B4206 - Intergenerational Cohort Consortium ICC - 28/11/2022

B number: 
Principal applicant name: 
Craig Olsson | Deakin University Australia (Australia)
Dr Chris Greenwood
Title of project: 
Intergenerational Cohort Consortium (ICC)
Proposal summary: 

The primary objective of the Intergenerational Cohort Consortium (ICC) is to maximise the value of some of the most mature multi-generational data to complete a series of analyses (and associated publications) providing new insights into intergenerational pathways that connect parental life histories, from infancy to parenthood, to offspring psychosocial development decades later. Key outcomes include parent psychosocial adjustment and caregiving behaviour, and offspring psychosocial development. The aim is to identify modifiable factors that act to break intergenerational cycles of disadvantage and strengthen families from one generation to the next.

Planned analyses will specifically address questions about intergenerational transmission that cannot be answered in any one cohort. These include questions about the reproducibility and generalisability of findings reported from single studies; questions about intergenerational effects of low prevalence exposures (e.g., histories of illicit drug use and self-harm), and; questions which require contributions from different cohorts to provide a more complete picture of development processes (e.g., piecing together positive pathways from childhood to young adulthood).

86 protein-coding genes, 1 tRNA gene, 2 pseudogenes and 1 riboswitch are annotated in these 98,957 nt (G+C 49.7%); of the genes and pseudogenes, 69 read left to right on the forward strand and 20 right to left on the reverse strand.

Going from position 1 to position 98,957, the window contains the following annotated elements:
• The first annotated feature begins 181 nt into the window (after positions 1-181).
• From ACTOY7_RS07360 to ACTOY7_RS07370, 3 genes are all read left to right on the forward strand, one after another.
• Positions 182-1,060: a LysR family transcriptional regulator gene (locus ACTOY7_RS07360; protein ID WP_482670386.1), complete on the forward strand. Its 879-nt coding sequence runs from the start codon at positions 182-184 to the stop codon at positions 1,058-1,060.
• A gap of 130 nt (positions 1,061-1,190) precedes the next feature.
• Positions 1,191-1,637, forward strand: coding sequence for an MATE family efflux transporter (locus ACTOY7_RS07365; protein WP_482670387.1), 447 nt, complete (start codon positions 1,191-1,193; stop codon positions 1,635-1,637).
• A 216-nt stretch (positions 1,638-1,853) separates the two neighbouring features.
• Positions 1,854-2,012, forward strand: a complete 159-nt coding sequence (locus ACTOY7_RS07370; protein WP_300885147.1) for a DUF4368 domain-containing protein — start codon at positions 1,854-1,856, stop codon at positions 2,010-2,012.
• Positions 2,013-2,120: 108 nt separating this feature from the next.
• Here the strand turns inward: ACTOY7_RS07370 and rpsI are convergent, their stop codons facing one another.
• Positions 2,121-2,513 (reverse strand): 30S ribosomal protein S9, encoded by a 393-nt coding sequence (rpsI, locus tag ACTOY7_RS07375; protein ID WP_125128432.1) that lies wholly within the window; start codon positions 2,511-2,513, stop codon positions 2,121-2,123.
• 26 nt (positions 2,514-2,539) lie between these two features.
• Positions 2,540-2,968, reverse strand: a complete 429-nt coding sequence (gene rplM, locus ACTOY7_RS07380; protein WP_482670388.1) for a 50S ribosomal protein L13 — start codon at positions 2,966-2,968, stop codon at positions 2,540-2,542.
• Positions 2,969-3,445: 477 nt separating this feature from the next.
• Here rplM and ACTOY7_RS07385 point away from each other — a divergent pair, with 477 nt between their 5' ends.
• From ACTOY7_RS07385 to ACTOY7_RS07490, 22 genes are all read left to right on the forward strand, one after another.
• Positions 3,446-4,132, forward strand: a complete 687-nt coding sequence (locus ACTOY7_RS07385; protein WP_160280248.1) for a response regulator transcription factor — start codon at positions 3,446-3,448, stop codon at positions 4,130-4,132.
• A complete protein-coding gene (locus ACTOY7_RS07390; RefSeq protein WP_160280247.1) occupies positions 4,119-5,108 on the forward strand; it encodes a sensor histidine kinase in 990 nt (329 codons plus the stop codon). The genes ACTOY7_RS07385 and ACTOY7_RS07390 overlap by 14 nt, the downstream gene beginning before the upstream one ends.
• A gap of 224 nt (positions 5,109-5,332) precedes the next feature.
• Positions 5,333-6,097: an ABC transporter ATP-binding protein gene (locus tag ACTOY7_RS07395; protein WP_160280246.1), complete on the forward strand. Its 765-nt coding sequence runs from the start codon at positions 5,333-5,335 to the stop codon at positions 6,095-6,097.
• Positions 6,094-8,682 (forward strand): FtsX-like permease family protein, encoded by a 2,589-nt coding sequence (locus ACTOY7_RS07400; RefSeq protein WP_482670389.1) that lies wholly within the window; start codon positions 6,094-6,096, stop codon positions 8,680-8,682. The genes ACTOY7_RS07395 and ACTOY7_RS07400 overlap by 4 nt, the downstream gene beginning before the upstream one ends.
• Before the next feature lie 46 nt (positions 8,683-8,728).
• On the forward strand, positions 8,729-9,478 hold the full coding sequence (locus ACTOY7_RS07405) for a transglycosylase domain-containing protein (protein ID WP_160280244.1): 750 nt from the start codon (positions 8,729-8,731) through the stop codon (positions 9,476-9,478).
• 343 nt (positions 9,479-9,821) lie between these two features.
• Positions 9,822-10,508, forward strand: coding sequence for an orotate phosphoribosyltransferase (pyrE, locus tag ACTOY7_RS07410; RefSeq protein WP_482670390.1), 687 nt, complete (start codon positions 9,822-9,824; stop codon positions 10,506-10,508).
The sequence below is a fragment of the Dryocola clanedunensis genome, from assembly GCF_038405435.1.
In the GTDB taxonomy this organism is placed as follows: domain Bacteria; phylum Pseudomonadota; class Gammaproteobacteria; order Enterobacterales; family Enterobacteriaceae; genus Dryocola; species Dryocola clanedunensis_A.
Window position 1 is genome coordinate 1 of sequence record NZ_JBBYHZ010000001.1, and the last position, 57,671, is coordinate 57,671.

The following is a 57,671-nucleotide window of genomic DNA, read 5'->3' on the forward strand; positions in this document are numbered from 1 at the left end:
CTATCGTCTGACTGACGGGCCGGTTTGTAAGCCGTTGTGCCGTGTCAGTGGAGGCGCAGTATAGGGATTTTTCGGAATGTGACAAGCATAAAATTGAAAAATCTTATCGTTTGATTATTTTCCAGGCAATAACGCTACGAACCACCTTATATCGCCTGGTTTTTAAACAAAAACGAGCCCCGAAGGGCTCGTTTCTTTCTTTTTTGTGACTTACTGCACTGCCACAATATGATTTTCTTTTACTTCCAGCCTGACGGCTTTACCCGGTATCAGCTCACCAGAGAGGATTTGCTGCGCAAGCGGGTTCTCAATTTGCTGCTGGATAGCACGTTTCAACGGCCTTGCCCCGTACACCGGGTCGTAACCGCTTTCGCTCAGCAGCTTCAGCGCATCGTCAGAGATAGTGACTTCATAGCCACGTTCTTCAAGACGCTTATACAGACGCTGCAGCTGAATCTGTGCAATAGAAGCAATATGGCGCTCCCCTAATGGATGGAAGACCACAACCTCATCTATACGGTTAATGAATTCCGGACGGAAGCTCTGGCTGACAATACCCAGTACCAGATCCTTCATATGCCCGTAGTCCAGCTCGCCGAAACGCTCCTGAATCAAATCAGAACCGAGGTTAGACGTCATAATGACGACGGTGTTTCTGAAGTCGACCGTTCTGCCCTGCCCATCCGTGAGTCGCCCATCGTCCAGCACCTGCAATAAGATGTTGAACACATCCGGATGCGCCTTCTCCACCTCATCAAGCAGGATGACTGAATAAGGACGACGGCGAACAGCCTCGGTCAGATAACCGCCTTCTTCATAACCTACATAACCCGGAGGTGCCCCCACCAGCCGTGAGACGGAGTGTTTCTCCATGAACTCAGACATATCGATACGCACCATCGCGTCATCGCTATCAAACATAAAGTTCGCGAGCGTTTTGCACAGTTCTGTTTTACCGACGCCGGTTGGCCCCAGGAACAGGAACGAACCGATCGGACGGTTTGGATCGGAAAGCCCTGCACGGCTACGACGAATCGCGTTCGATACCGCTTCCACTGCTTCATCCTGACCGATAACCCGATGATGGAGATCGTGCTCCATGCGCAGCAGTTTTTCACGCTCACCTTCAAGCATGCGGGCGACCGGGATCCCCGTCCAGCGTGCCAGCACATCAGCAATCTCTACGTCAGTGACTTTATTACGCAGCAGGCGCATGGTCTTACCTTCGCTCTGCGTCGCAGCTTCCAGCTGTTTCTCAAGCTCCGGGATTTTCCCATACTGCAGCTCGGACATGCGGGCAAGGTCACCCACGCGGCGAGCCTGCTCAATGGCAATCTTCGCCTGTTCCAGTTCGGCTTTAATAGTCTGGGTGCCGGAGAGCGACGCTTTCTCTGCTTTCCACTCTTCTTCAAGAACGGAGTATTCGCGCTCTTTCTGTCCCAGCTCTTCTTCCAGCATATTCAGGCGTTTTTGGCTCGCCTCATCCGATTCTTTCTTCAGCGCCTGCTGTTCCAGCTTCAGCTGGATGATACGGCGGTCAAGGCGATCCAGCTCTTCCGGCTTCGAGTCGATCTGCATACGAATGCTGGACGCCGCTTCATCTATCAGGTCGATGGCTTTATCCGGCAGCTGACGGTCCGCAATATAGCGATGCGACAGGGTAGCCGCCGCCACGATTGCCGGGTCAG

Further information can be found in our ICC profile paper:

The ICC is a consortium within our broader LifeCourse initiative:

Impact of research: 
Our program of research aims to identify major intergenerational pathways important to social and emotional development. Findings from the research have already been cited in policy documents around the world, including WHO, UN and NICE. Findings have also been directly translated into a new Australian Comprehensive Monitoring system that seeks to map intergenerational cycles of risk at the population level, across 8 interconnected surveys spanning early childhood to young adulthood (https://doi.org/10.1332/175795921X16599509057666)
Date proposal received: 
Wednesday, 23 November, 2022
Date proposal approved: 
Wednesday, 23 November, 2022
Epidemiology, Behaviour - e.g. antisocial behaviour, risk behaviour, etc., Statistical methods, Ageing